Cable companies are looking for ways to limit password sharing

Cable companies are over people sharing logins with all their friends and family. As first spotted by Bloomberg, Charter CEO Tom Rutledge said at the annual UBS conference this month: “There’s lots of extra streams, there’s lots of extra passwords, there’s lots of people who could get free service.”

Charter has made cracking down on password sharing a priority during negotiations with channel providers. Bloomberg reports that the company requested Viacom help limit password sharing by reducing the number of simultaneous streams allowed on its apps. Rutledge tells Bloomberg that channel owners bear most of the blame for the current cable situation. They don’t secure their apps and, he says, “they devalued their own product in a dramatic way.”

Meanwhile, ESPN tells Bloomberg it wants to work with channel distributors to verify subscribers whenever there are a large number of people streaming through the channel’s app.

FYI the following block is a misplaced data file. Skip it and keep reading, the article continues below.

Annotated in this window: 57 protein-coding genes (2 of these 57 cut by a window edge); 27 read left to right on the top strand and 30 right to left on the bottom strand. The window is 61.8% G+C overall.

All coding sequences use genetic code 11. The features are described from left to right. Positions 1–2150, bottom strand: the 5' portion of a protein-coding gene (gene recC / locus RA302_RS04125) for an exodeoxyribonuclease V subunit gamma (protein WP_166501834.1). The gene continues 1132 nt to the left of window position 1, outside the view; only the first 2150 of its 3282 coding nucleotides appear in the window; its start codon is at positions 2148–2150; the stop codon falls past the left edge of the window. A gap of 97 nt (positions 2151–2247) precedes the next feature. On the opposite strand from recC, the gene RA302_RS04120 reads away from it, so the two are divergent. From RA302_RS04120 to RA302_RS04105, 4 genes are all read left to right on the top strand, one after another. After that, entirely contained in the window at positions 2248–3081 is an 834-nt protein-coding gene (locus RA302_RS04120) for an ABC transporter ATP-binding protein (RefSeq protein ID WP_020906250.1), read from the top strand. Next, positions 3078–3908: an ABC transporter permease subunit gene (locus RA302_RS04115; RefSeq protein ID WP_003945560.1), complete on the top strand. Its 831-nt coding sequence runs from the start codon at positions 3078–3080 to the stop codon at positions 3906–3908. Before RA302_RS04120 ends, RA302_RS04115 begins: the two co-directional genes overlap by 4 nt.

[“Source-timesofindia”]

ZipRecruiter and Square Partner to Help Small Businesses Find Job Candidates

ZipRecruiter and Square Partner to Help Small Businesses Find Job Candidates

Job application aggregator ZipRecruiter and digital payment solution Square (NYSE: SQ) have formed a new partnership which will help small businesses find candidates for job openings.

Under this partnership, ZipRecruiter will be the first and only hiring service in Square’s App Marketplace. The integration is going to give the 225,000 active Square customers, many small businesses, access to the talent available in ZipRecruiter.

Finding the right person for the job is no easy task, and for small businesses, it is even more difficult. When ZipRecruiter formed a similar partnership with Facebook earlier this year, Facebook’s Product Manager for Jobs, Gaurav Dosi, told TechCrunch, “40 percent of US small businesses report that filling jobs was more difficult than they expected, which is challenging when you consider that these small businesses also employ nearly half of the country’s workforce.”